At a moment in time when everyone is a photographer, vis-à-vis smartphone cameras and smartly curated Instagram accounts, the nature of photography itself has shifted. Quietly tectonic and by and large democratic in its thrust, photography has moved from the darkrooms of yore toward the noisy, selfie-inflicted media we all recognize. What, then, is the purpose of photography as art; what to we photograph and why, what is our taxonomic understanding of the world around us, and what takes visual precedence when everything is present.
Ghosts in the Sunlight: Photographs by Nick Torsell captures quiet, commanding moments which underscore the important role photography can still play. The artist’s first solo gallery exhibit – at Sugar City Art Gallery – presents moments of emptiness drawn from the artist’s trip across the American Southwest. These photographs, taken from a car parked on the side of the road, impart invisible vibrations of potential. They both seek to uncover something, and serve as a testament to moments spent waiting for something new or imagined to occur. The exhibit is curated by Curtis A. Guy, who describes Torsell’s work as “show[ing] the stillness of life around us…coated in a peaceful bright light”.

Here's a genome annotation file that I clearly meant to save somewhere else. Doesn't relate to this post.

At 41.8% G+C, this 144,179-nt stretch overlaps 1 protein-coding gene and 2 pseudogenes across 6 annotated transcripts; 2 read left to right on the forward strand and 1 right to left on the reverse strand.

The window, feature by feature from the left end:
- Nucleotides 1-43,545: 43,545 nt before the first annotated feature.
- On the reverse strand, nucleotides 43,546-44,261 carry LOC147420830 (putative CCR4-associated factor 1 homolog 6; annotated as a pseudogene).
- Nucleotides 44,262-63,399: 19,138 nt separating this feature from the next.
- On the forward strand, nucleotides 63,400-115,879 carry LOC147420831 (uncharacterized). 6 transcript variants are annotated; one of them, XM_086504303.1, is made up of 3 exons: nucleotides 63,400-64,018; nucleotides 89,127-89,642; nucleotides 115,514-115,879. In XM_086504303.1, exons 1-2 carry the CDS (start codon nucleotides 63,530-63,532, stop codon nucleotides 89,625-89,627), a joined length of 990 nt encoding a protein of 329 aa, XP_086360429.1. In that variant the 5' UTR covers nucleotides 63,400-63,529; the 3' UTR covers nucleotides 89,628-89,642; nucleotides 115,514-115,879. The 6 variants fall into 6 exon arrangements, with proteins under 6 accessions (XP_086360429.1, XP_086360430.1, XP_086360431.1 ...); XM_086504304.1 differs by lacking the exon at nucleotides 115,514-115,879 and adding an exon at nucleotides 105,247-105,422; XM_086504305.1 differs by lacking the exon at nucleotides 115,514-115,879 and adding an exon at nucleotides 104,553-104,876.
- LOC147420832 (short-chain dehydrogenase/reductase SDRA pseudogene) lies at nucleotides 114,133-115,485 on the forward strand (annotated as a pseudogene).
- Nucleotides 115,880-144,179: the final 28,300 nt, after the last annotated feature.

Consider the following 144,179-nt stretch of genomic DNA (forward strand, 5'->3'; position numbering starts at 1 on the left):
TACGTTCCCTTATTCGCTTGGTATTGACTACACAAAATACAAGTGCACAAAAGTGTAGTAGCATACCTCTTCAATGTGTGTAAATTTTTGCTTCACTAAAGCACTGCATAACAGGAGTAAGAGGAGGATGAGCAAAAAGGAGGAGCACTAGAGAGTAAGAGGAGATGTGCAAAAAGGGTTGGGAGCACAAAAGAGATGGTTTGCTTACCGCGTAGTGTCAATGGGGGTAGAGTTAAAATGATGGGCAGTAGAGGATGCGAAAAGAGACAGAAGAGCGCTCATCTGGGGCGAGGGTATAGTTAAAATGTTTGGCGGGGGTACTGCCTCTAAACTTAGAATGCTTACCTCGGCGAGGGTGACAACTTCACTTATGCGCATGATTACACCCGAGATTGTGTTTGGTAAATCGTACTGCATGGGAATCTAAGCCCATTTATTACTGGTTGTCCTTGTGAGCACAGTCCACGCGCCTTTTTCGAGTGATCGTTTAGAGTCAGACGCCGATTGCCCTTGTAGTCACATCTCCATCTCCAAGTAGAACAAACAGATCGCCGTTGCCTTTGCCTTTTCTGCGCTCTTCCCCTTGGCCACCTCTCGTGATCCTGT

Indeed, Torsell’s photographs are by and large void of people and bodily presence. They instead serve as a haunting guidepost toward a land of rushing silence; characterized by sun, sand, clouds and the occasional indication that someone was here once, if only for a moment. Torsell’s photographs become fleeting instances, captured, of a fugitive stillness mediated by the absence of human presence as well as the omnipresent eye of the photographer. Working in the long lineage of documentary landscape photographers such as Ansel Adams, Torsell’s photographs operate on a register both documentary and narrative, environmentally hot yet emotionally cold, as well as altogether awe inspiring and chilling.
Ghosts in the Sunlight: Photographs by Nick Torsell runs through August 18 at Sugar City Art Gallery, located at 1239 Niagara Street, Buffalo, New York. The gallery can be accessed by event and appointment, with Gallery Hours every Friday from 5:30 – 7:30pm.